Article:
A. According to OPM, “Title 5, Code of Federal Regulations specifies the annuity commencing dates. For disability applications, the date the annuity begins is either the date after the last day of pay or the day following separation. The check dated the first of the month represents benefits for the preceding thirty days.”

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Retirement eligibility and annuity computation

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Q. I retired from active-duty service in the U.S. Army in 2002. I became a Department of the Army civilian in 2009. When — how many years — can I retire from federal service? What is the computation/formula used to determine retirement pay?

A. When you can retire is determined by your age and service. You can retire at age 62 with five years of service, 60 and 20, at your minimum retirement age with 30 or at your MRA+10 (but fewer than 30). If you make a deposit for your years of active-duty service, you’ll get credit for that time in determining your eligibility to retire, but only if you 1) have at least five years of actual FERS service; and 2) waive your military retired pay when you retire.

FERS annuities are calculated as follows: 0.01 x your highest three consecutive years of average pay x your years and full months of service. The first multiplier is increased to 0.011 if you retire at age 62 or later with at least 20 years of service.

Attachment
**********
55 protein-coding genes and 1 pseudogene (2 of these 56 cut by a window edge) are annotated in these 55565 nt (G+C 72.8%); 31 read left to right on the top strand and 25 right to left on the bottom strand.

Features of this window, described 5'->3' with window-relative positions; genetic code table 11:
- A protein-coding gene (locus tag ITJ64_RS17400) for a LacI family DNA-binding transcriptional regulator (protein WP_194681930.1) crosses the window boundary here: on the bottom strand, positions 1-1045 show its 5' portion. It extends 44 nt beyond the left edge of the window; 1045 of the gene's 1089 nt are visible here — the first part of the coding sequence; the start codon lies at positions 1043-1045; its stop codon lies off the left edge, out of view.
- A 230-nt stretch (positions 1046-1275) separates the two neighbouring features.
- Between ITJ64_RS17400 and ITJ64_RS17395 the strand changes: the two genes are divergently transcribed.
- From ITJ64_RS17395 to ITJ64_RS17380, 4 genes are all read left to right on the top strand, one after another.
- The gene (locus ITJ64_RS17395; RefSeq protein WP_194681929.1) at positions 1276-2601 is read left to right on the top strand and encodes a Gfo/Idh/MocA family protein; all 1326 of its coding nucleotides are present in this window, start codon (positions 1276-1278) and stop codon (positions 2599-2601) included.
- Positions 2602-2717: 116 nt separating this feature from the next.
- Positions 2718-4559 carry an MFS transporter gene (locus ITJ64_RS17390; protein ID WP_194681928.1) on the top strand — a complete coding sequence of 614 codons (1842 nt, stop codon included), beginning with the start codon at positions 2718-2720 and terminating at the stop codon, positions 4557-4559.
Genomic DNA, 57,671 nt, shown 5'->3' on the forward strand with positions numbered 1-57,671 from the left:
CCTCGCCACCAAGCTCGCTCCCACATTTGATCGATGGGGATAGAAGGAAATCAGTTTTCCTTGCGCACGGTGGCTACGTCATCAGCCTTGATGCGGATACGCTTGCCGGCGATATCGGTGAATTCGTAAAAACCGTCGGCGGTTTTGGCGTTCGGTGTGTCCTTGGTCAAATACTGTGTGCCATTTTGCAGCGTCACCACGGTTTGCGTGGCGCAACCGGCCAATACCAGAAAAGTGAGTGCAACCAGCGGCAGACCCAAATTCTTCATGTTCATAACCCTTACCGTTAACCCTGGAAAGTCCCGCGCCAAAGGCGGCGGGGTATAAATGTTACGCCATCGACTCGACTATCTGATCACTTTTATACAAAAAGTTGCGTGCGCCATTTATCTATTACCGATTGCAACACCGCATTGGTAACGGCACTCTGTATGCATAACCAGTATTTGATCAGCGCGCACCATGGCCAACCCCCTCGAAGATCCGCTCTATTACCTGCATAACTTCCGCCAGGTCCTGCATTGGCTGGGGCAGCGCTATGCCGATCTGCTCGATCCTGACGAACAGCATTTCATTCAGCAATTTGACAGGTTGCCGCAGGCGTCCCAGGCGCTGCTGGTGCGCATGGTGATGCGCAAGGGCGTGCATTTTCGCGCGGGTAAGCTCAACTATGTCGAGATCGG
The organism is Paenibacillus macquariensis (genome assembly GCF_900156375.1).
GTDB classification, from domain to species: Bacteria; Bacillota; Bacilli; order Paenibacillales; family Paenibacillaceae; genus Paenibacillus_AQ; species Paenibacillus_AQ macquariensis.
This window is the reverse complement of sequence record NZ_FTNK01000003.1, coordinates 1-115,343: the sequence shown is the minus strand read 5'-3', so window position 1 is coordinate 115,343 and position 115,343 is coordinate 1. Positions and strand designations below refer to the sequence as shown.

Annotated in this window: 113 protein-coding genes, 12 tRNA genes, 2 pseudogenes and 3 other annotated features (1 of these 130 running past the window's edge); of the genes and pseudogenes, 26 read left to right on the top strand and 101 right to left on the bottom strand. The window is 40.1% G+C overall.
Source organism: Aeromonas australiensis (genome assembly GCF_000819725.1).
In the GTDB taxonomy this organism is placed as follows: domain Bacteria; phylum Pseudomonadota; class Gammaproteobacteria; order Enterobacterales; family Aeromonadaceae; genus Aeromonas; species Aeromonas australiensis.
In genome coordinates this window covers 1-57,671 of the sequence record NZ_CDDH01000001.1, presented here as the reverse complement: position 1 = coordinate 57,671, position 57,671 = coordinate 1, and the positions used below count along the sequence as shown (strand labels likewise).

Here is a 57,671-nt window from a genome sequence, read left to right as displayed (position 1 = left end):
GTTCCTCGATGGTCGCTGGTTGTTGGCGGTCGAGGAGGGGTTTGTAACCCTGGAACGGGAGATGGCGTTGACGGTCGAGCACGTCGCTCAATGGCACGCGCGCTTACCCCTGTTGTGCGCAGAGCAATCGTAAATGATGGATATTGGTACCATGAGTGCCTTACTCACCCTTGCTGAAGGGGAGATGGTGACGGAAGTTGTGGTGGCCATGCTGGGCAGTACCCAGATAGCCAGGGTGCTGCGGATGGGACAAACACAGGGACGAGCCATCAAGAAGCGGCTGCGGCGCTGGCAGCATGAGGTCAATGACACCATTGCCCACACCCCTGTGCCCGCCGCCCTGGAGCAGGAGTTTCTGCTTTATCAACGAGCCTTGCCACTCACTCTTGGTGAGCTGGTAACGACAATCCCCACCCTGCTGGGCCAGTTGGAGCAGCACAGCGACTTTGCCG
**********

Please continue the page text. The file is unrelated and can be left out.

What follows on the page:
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Pay computation

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Q. I voluntarily retired May 3, 2004, GS-2210-12, Step 9, salary $73,703, with 35 years of federal service. If I should accept a pending job offer and return to federal service as a GS-0391-13, how would my pay be computed and at what step at the GS-13 grade?

A. Assuming that you meet the qualifications requirements to move from a series where you were once employed (2210- Information Technology Management) to one in the 0391 series (Telecommunications Services), there is no requirement that you be appointed at the same grade and step that you held before you retired. If the agency makes you an offer, you are free to accept it, ask for it to be modified, or reject it.

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External hires

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Q: Can external hires actually negotiate salary when most (if not all) federal vacancies state a fairly wide pay range? I’ve heard different things, but wish to know from you what the real answer is.

A: Agencies have the authority to negotiate the starting pay of an external hire within the pay range for a position. Whether they are willing to do so, and to what extent, depends on the skills and abilities the candidate brings to the table, his current salary, and how critical the agency’s needs are.